RichardC300

macrumors 65816
Sep 27, 2012
1,230
95
Chapel Hill, NC
It was not my intent to make my post appear to say that ANY reboot while TRIM is enabled would cause a problem. That is certainly not the case.
Just to make this clear - system updates that require a reboot of your Mac (not all require a reboot) - or resetting the PRAM during a restart - will probably not boot again without running the terminal commands, or even a reinstall of Yosemite. So - you have the recommendation that you should disable TRIM BEFORE you install any system update.

And - yes, I would be one of those who almost never shuts down, restarts fairly often, but never with a PRAM reset (not without thinking first :D ) Last time that I remember shutting down and leaving it off, is probably mid-October 2013, when I upgraded RAM and SSD.
Thanks. All this kext signing stuff with Yosemite is really confusing (especially the OS X update procedure ... disable TE > reboot > install OS X update > reboot > enable TE > reboot?) and has me hesitant about getting an SSD for my early-2011 MBP. Cindori has been saying there's something in the works for TRIM and Yosemite, so I'm anxious to see what that is.
 

h9826790

macrumors G5
Apr 3, 2014
12,787
5,600
Hong Kong
especially the OS X update procedure ... disable TE > reboot > install OS X update > reboot > enable TE > reboot?
For you info, that's just a precaution, not a requirement.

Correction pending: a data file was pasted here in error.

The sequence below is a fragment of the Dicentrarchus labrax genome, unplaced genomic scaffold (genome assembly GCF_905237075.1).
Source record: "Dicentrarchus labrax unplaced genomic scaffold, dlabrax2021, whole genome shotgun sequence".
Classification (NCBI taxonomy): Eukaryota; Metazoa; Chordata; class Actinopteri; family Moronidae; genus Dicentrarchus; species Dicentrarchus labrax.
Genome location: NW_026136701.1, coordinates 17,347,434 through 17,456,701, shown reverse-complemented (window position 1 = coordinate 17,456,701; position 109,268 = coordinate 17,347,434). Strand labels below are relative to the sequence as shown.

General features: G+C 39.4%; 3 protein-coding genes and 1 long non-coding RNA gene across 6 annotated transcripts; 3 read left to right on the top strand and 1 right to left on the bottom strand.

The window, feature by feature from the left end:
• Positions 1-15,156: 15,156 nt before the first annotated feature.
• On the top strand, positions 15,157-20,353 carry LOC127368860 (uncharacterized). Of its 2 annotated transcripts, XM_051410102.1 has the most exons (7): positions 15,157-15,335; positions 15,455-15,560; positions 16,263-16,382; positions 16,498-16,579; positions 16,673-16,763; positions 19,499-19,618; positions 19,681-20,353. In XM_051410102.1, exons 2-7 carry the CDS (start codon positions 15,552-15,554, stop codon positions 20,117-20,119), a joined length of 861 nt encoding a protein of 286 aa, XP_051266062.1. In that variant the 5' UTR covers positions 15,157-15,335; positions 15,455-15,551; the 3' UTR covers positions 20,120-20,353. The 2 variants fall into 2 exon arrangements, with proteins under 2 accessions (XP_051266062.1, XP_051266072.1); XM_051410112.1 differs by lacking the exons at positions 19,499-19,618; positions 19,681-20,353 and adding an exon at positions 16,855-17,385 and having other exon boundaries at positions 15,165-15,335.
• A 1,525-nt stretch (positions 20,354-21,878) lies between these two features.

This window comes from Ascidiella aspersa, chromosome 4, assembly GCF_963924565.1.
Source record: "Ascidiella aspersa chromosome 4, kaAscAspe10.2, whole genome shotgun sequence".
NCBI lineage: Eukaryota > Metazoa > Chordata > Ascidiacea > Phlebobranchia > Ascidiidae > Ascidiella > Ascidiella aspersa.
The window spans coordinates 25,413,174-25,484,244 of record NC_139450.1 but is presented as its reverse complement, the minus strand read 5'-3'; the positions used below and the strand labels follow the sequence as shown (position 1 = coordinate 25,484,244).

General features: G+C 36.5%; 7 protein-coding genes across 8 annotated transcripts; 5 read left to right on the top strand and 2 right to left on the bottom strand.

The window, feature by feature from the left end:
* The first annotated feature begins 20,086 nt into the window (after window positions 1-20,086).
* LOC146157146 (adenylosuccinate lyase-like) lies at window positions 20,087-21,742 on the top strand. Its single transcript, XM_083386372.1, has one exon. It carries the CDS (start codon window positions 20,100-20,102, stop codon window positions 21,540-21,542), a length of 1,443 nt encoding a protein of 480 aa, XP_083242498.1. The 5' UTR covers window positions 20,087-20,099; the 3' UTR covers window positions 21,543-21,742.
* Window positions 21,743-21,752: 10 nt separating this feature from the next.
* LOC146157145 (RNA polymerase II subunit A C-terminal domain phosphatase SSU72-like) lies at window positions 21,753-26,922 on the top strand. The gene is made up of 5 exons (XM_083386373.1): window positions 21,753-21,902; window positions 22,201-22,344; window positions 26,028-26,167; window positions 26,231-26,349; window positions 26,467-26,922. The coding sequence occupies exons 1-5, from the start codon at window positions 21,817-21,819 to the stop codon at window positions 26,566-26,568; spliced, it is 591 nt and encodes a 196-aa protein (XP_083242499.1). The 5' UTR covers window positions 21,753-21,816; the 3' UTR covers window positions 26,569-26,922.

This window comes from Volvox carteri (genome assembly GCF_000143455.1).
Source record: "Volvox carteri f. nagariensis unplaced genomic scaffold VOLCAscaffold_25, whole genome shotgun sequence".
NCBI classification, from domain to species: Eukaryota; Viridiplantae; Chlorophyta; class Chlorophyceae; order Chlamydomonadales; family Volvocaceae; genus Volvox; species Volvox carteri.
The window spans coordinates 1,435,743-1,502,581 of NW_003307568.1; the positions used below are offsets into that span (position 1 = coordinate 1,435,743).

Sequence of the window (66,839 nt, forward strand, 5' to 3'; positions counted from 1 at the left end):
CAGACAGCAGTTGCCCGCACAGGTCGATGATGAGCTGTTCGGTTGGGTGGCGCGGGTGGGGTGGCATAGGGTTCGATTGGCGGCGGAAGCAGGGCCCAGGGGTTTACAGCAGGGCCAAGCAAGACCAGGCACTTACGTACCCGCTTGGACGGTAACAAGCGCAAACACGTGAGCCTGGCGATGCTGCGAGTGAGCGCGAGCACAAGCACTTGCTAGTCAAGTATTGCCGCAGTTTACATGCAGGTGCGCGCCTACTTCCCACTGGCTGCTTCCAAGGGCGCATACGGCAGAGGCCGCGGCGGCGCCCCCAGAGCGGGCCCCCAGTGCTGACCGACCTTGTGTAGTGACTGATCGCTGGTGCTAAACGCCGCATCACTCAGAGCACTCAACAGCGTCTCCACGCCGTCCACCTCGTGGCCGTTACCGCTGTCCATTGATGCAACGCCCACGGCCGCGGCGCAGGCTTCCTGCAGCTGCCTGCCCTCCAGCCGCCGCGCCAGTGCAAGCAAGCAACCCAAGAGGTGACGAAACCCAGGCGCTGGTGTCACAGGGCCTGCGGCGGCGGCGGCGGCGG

I always update OSX (Yosemite) without disable TRIM, never run into any issue. TRIM will be disabled automatically after the update anyway.

you can upgrade the OS without think twice and without any problem. However, you have to re-enable TRIM manually by yourself after the update is true.
 

RichardC300

macrumors 65816
Sep 27, 2012
1,230
95
Chapel Hill, NC
For you info, that's just a precaution, not a requirement.

I always update OSX (Yosemite) without disable TRIM, never run into any issue. TRIM will be disabled automatically after the update anyway.

you can upgrade the OS without think twice and without any problem. However, you have to re-enable TRIM manually by yourself after the update is true.
Interesting. This goes against a lot of what I've been reading. If you successfully update OS X without disabling TRIM (and without reverting back to original kext signing), then what exactly is causing people to get those gray stop screens?
 

steve23094

macrumors 68030
Apr 23, 2013
2,621
1,333
For you info, that's just a precaution, not a requirement.

I always update OSX (Yosemite) without disable TRIM, never run into any issue. TRIM will be disabled automatically after the update anyway.

you can upgrade the OS without think twice and without any problem. However, you have to re-enable TRIM manually by yourself after the update is true.
Same here. I forgot to disable it last OS update and it didn't screw anything up. If I remember correctly it automatically disabled itself and then told me to re-enable on next boot.
 

iArch

macrumors regular
Oct 18, 2008
159
7
All Over
My case exactly, computer booted no problem I just had to manually re-enable Trim after the update was finished.
That's how it's been for me through a number of updates, too. In fact I'd never even given it any thought. Then the most recent update came along and borked my MBP upon reboot. It was a complete PITA.
 

KALLT

macrumors 601
Sep 23, 2008
4,922
3,004
Thanks. All this kext signing stuff with Yosemite is really confusing (especially the OS X update procedure ... disable TE > reboot > install OS X update > reboot > enable TE > reboot?) and has me hesitant about getting an SSD for my early-2011 MBP. Cindori has been saying there's something in the works for TRIM and Yosemite, so I'm anxious to see what that is.
Technically it would be: disable TR > reboot > update OS X > reboot > disable kext signing > reboot > enable TR > reboot. :p